Friday, 15 January 2010

Locating the instances of Python classes

There is no straightforward way to obtain the instances of a Python class. But it is functionality that is occasionally useful. As I often have to write code to track down instances, and I have seen other broken solutions elsewhere, I'm going to post my code here in case it is of use to others.

Python itself does not track the instances of a clas directly, but it does track them indirectly within its garbage collection and reference counting system. So, given you know what to look for, you can make use of the garbage collection module to trace down class instances.

Tracking down direct instances of a class is relatively straightforward.

>>> class SomeClass: pass
>>> instance = SomeClass()
>>> referrers = [
... v
... for v
... in gc.get_referrers(SomeClass)
... if type(v) is types.InstanceType and
... isinstance(v, SomeClass)
... ]
>>> referrers[0] is instance
Of course the class you are interested in can be inherited by other classes, and instances of those inheriting classes do not have direct references to the class of interest. But classes which inherit other classes, have an indirect reference to those others classes through their __bases__ attribute. So if the class of interest is referred to by a tuple, which is in turn referred to by a class, then that class inherits the class of interest.

Tracking down instances related through inheritance is a little less straightforward.
    def ReferringClass(v):
matches = [
for v
in gc.get_referrers(v)
if type(v) is types.ClassType or
type(v) is types.TypeType
if len(matches) == 1:
return matches[0]

def FindInstances(class_):
instances = {}
for v in gc.get_referrers(class_):
if type(v) is types.InstanceType and
isinstance(v, class_):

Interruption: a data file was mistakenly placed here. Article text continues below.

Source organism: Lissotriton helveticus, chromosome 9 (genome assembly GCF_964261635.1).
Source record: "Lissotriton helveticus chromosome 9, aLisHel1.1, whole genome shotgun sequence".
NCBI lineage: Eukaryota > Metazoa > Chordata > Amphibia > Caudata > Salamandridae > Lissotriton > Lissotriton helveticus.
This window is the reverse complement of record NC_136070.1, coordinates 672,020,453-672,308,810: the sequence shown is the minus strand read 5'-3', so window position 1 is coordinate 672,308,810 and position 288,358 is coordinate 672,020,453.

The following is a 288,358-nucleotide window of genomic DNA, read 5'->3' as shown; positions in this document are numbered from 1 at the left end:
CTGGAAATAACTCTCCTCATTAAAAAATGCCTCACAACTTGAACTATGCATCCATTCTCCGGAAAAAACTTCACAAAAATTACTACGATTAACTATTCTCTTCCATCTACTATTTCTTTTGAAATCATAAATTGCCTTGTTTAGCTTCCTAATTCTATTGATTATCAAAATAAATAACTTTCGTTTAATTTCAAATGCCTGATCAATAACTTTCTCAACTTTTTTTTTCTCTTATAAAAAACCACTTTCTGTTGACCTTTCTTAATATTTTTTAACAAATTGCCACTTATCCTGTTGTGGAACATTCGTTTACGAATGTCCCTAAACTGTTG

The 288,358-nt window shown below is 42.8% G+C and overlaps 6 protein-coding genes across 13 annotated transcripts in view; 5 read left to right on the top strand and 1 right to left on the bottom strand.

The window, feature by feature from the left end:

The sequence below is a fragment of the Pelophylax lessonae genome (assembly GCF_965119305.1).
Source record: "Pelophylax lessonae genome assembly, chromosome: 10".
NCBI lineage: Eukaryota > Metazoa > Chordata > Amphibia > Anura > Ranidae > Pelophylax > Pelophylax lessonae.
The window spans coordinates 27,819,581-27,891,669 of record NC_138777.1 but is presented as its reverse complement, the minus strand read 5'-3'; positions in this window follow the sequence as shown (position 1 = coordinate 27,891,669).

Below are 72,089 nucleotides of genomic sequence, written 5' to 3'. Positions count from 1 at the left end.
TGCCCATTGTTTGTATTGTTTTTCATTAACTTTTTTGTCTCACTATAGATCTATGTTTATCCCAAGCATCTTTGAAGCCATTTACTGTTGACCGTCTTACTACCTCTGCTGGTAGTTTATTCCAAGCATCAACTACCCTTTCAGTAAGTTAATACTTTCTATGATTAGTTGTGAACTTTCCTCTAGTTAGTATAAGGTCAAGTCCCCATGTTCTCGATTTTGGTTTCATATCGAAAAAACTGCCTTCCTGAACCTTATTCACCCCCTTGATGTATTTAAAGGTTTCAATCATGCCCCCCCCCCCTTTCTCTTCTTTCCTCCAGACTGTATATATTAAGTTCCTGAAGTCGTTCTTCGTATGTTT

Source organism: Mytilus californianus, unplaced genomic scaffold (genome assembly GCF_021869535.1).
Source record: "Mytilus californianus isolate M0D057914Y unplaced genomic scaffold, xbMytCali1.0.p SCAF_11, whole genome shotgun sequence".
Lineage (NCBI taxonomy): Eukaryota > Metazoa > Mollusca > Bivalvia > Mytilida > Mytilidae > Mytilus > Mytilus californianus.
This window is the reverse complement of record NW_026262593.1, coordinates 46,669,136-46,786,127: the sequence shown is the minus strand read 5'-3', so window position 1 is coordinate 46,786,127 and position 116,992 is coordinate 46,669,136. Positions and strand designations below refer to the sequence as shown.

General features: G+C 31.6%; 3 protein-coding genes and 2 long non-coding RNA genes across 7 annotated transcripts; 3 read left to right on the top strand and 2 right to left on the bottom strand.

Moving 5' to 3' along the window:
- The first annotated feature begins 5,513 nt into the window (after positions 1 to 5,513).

if class_ not in instances:
instances[class_] = []
elif type(v) is tuple and class_ in v:
rclass_ = ReferringClass(v)
if rclass_ is not None:
return instances
A call to FindInstances will return a dictionary of the located instances. The class of interest, and each class that inherits it at some level, will have an entry mapped to a list of the instances of the given class.

The following demonstrates FindInstances.
>>> class ClassOfInterest:
... pass
>>> class SomeOtherClass:
... pass
>>> class SingleInheritingClass(ClassOfInterest):
... pass
>>> class MultiInheritingClass(SomeOtherClass,
... ClassOfInterest):
... pass
>>> class IndirectClass(MultiInheritingClass):
... pass
>>> coi = ClassOfInterest()
>>> soc = SomeOtherClass()
>>> mic = MultiInheritingClass()
>>> ic = IndirectClass()
>>> d = FindInstances(ClassOfInterest)
>>> for class_, instances in d.iteritems():
... print class_, len(instances)
IndirectClass 1
MultiInheritingClass 1
ClassOfInterest 1


  1. It is worth pointing out that your code works only with old-style classes (i.e. those that do not inherit from object). If you omit the InstanceType check, it'll work with all kinds of classes.

    For the second task I'd find it simpler to iterate over gc.get_objects() and filter by isinstance(), which already pays attention to inheritance. When I needed this kind of thing, looping though all gc objects was fast enough for about a million objects.

  2. Another good tip, thanks Marius. I went with the approach I did, rather than iterating over all garbage collected objects, because it is also a good insight into what exactly holds onto references. It wasn't hard to write, either.